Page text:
The limited but advancing empirical literature examining the impact of AA, most commonly measured as frequency counts of AA meeting attendance, has generally concluded that participation in AA may be modestly associated with improved psychosocial functioning and drinking outcomes, possibly in a dose-response relationship Cross et al., 1990; Emrick, 1999; Humphreys et al., 1996; Montgomery et al., 1995; Pisani et al., 1993; Tonigan, 1995; Tonigan et al., 1996a; Zywiak et al., 1999). Notable biases exist, however, including study methodological quality and sample selection (Kownacki and Shadish, 1999). There is still little understanding, moreover, of what involvement in AA specifically entails. This involvement has been determined to be a multidimensional construct, one component of which is AA meeting attendance (Allen, 2000; Caldwell and Cutter, 1998; Gilbert, 1991; Morgenstern et al., 1997; Owen et al., 2003; Snow et al., 1994; Tonigan et al., 1995). Other identified components are faith development (Horstmann and Tonigan, 2002), social networks (Kaskutas et al., 2002; Longabaugh et al., 1998) and several AA-related practices, such as declaring a Home Group and engaging in conversations with AA members both before and after meetings (Caldwell and Cutter, 1998).

There may, however, be such other important “active ingredients” of AA involvement as sponsorship and twelfth-step work. There has been little exploration of the relationship between the specific activities in which AA members participate as part of the organization and long-term changes in drinking behaviors. Additional investigations are therefore needed to help identify which aspects of AA are most related to maintaining abstinence.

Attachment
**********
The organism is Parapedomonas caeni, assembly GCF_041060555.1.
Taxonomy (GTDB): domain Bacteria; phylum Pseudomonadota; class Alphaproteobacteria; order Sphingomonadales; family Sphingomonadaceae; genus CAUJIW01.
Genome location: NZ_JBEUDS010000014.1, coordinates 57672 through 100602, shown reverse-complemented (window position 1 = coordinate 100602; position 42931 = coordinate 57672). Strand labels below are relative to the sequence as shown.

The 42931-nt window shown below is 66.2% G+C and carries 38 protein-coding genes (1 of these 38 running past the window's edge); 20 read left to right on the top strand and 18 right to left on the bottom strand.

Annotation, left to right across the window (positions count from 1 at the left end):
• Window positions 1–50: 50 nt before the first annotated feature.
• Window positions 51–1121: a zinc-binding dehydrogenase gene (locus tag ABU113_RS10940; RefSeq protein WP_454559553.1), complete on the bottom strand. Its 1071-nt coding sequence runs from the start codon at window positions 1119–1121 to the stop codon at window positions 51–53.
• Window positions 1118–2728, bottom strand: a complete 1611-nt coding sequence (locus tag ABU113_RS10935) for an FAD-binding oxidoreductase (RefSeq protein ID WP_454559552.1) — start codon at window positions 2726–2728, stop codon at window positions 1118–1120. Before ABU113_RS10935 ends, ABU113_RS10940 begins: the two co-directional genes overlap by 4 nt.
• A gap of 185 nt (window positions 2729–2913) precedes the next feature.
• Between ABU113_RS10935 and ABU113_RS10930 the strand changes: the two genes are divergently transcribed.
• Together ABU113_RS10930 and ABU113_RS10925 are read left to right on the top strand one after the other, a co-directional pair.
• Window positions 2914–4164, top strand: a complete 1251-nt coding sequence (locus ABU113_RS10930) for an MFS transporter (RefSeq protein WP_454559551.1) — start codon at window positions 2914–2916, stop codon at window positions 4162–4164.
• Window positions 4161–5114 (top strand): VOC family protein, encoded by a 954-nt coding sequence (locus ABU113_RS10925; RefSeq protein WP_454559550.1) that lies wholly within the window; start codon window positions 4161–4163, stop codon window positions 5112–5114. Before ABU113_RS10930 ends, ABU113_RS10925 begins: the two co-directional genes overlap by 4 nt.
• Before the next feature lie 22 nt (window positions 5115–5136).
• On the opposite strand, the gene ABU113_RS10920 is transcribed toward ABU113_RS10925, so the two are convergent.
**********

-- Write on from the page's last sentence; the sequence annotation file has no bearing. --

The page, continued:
An important activity that AA promotes is alcoholics helping other alcoholics to stay sober through involvement in service work (Nealon-Woods et al., 1995). Although the benefits of having a sponsor are apparent to the recipient (Caldwell and Cutter, 1998; Kingree, 1997; Morgenstern et al., 1996; Sheeren, 1988), the AA literature encourages alcoholics to help other alcoholics primarily as a method of strengthening their own sobriety (i.e.,“Helping others is the foundation stone of recovery” [AA, 2001, p. 97]). A continuing theme throughout AA principles is the critical importance of recovering alcoholics shifting their focus from self to others (Carroll, 1993; McGrady, 2003). Through sponsorship and twelfth-step work, service involvement comprises a broad range of activities that involve directly helping other struggling alcoholics. Although there is no formal definition of sponsorship, sponsors typically have some regular contact with their sponsees to provide guidance and encouragement, to discuss what challenges sponsees may be facing and to reinforce the AA teachings and principles (Humphreys and Noke, 1997). Twelfth-step work also involves helping alcoholics more generally, although the manner of help is not concretely defined. It is described as taking on “the unspectacular but important tasks that make good twelfth-step work possible, perhaps arranging for the coffee and cake after the meeting, where so many skeptical, suspicious newcomers have found confidence and comfort in the laugher and talk. This is twelfth-step work in the best sense of the word” (AA, 1981, p. 110).

Important research has begun to shed light on whether providing help to others increases the chances of sustained recovery from substance use disorders. In a prospective investigation of 503 inner-city drug users recruited from the community, Crape et al. (2002) report that being a sponsor was related to not using drugs at baseline (odds ratio [OR] ≈ 7) and to abstinence at 1-year follow-up (OR = 3.2), after adjusting for various demographic and clinical variables, including AA/NA attendance. They also suggest that being a sponsor may have increased abstinence likelihood because it was associated with greater treatment involvement and with motivation for lifestyle change. In a cross-sectional investigation of 200 alcoholics in recovery, Zemore and Kaskutas (2003) found the total amount of time spent in community-related helping was significantly related to length of sobriety (r = 0.40).